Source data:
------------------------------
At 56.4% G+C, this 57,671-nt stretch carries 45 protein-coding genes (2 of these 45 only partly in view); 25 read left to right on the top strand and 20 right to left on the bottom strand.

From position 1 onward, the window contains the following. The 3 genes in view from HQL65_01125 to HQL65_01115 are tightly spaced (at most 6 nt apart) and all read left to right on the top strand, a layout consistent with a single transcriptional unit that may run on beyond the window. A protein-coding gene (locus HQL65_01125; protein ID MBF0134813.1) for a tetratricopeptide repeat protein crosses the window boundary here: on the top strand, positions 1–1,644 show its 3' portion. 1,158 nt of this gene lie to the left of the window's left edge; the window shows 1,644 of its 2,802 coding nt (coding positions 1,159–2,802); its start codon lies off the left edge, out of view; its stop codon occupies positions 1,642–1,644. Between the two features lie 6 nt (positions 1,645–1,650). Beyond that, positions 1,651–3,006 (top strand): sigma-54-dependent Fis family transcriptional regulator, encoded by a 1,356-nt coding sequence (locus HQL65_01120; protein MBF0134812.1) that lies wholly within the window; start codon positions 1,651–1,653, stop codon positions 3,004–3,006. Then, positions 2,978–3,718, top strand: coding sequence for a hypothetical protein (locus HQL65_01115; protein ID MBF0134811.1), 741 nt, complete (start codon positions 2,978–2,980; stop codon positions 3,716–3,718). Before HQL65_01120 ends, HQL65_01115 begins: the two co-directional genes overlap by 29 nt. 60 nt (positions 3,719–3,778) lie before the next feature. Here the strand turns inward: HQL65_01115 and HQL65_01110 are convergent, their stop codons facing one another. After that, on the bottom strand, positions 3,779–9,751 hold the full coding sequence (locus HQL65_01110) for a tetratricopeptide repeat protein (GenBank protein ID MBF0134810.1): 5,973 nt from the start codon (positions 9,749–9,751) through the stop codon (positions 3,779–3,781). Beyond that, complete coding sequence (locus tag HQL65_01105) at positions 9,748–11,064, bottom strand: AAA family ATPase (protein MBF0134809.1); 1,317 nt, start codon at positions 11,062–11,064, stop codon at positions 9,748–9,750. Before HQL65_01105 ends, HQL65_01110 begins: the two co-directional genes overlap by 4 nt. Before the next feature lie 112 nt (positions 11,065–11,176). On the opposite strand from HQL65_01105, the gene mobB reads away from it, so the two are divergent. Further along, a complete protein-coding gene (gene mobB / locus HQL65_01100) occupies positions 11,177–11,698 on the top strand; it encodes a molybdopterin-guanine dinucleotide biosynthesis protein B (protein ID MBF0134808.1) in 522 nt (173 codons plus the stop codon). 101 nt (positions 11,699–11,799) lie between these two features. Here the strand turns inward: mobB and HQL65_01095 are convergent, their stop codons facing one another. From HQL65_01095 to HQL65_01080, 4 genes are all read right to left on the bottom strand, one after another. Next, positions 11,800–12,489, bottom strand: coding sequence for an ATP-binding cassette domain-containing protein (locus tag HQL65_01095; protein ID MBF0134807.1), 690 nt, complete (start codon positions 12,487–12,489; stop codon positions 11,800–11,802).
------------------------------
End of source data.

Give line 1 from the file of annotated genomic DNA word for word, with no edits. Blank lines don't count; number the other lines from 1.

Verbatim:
At 56.4% G+C, this 57,671-nt stretch carries 45 protein-coding genes (2 of these 45 only partly in view); 25 read left to right on the top strand and 20 right to left on the bottom strand.